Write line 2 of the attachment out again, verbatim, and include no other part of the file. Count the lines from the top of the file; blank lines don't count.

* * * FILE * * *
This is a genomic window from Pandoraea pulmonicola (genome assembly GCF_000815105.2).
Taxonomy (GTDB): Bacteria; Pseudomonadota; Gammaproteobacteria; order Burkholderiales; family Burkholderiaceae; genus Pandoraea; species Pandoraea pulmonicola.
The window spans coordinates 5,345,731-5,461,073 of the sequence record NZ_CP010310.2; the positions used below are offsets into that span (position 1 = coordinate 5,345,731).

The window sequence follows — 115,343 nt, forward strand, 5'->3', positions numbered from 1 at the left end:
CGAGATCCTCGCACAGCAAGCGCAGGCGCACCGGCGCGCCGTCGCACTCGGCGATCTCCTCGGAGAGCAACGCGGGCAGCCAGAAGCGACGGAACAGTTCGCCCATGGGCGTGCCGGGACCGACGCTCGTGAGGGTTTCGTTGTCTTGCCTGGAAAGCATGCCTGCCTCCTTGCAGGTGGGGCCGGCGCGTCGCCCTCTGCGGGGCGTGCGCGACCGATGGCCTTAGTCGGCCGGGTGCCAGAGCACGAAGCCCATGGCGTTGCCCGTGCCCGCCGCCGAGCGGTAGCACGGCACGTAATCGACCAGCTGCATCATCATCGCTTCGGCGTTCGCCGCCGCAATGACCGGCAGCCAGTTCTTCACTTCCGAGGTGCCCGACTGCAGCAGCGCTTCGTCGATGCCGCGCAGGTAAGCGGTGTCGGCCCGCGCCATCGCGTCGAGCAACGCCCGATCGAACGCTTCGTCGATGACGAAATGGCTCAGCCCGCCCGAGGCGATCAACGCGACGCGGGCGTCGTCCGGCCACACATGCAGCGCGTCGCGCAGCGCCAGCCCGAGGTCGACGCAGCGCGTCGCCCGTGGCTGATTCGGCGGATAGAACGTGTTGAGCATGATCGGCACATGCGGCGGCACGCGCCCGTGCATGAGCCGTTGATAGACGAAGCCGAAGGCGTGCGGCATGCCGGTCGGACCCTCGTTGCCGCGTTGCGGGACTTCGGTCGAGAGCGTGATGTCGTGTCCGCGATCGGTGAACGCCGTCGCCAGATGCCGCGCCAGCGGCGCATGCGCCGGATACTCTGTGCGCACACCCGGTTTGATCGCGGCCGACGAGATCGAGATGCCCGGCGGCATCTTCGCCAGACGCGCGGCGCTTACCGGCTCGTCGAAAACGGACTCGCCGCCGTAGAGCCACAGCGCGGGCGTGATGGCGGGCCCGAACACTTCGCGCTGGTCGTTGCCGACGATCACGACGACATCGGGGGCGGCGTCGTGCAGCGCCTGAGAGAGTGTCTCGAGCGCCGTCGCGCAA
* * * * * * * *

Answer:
Taxonomy (GTDB): Bacteria; Pseudomonadota; Gammaproteobacteria; order Burkholderiales; family Burkholderiaceae; genus Pandoraea; species Pandoraea pulmonicola.